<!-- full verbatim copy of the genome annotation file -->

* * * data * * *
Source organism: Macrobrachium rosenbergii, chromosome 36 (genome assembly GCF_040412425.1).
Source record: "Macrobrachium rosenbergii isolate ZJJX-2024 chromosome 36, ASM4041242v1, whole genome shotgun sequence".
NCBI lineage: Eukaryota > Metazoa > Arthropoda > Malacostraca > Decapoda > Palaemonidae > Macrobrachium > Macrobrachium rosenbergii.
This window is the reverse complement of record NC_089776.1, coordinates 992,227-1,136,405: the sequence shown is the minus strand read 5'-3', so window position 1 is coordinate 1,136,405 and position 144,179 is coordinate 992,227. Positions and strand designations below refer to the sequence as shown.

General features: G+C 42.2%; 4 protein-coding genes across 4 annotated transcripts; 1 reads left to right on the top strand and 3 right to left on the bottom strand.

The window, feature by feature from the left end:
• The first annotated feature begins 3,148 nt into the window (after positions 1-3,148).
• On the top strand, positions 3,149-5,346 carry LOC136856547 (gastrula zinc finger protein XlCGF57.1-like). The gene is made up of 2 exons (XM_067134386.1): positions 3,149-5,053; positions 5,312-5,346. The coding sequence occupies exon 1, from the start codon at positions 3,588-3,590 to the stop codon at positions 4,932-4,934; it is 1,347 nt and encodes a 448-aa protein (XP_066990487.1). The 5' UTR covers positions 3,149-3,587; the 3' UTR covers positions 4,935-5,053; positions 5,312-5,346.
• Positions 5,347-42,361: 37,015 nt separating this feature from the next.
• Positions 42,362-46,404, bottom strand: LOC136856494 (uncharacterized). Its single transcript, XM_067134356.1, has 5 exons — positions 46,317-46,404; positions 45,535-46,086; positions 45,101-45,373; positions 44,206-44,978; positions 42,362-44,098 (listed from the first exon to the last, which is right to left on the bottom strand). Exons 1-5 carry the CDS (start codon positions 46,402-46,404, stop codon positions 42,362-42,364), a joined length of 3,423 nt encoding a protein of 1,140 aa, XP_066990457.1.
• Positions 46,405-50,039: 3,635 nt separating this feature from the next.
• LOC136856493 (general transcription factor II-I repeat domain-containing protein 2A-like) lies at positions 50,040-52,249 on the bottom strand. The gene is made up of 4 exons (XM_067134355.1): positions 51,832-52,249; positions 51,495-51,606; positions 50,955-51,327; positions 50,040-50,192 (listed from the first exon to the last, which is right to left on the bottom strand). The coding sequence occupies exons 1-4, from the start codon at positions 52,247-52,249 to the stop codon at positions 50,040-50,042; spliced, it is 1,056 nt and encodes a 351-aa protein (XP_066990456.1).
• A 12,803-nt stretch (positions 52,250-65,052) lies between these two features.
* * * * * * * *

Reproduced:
Source organism: Macrobrachium rosenbergii, chromosome 36 (genome assembly GCF_040412425.1).
Source record: "Macrobrachium rosenbergii isolate ZJJX-2024 chromosome 36, ASM4041242v1, whole genome shotgun sequence".
NCBI lineage: Eukaryota > Metazoa > Arthropoda > Malacostraca > Decapoda > Palaemonidae > Macrobrachium > Macrobrachium rosenbergii.
This window is the reverse complement of record NC_089776.1, coordinates 992,227-1,136,405: the sequence shown is the minus strand read 5'-3', so window position 1 is coordinate 1,136,405 and position 144,179 is coordinate 992,227. Positions and strand designations below refer to the sequence as shown.

General features: G+C 42.2%; 4 protein-coding genes across 4 annotated transcripts; 1 reads left to right on the top strand and 3 right to left on the bottom strand.

The window, feature by feature from the left end:
• The first annotated feature begins 3,148 nt into the window (after positions 1-3,148).
• On the top strand, positions 3,149-5,346 carry LOC136856547 (gastrula zinc finger protein XlCGF57.1-like). The gene is made up of 2 exons (XM_067134386.1): positions 3,149-5,053; positions 5,312-5,346. The coding sequence occupies exon 1, from the start codon at positions 3,588-3,590 to the stop codon at positions 4,932-4,934; it is 1,347 nt and encodes a 448-aa protein (XP_066990487.1). The 5' UTR covers positions 3,149-3,587; the 3' UTR covers positions 4,935-5,053; positions 5,312-5,346.
• Positions 5,347-42,361: 37,015 nt separating this feature from the next.
• Positions 42,362-46,404, bottom strand: LOC136856494 (uncharacterized). Its single transcript, XM_067134356.1, has 5 exons — positions 46,317-46,404; positions 45,535-46,086; positions 45,101-45,373; positions 44,206-44,978; positions 42,362-44,098 (listed from the first exon to the last, which is right to left on the bottom strand). Exons 1-5 carry the CDS (start codon positions 46,402-46,404, stop codon positions 42,362-42,364), a joined length of 3,423 nt encoding a protein of 1,140 aa, XP_066990457.1.
• Positions 46,405-50,039: 3,635 nt separating this feature from the next.
• LOC136856493 (general transcription factor II-I repeat domain-containing protein 2A-like) lies at positions 50,040-52,249 on the bottom strand. The gene is made up of 4 exons (XM_067134355.1): positions 51,832-52,249; positions 51,495-51,606; positions 50,955-51,327; positions 50,040-50,192 (listed from the first exon to the last, which is right to left on the bottom strand). The coding sequence occupies exons 1-4, from the start codon at positions 52,247-52,249 to the stop codon at positions 50,040-50,042; spliced, it is 1,056 nt and encodes a 351-aa protein (XP_066990456.1).
• A 12,803-nt stretch (positions 52,250-65,052) lies between these two features.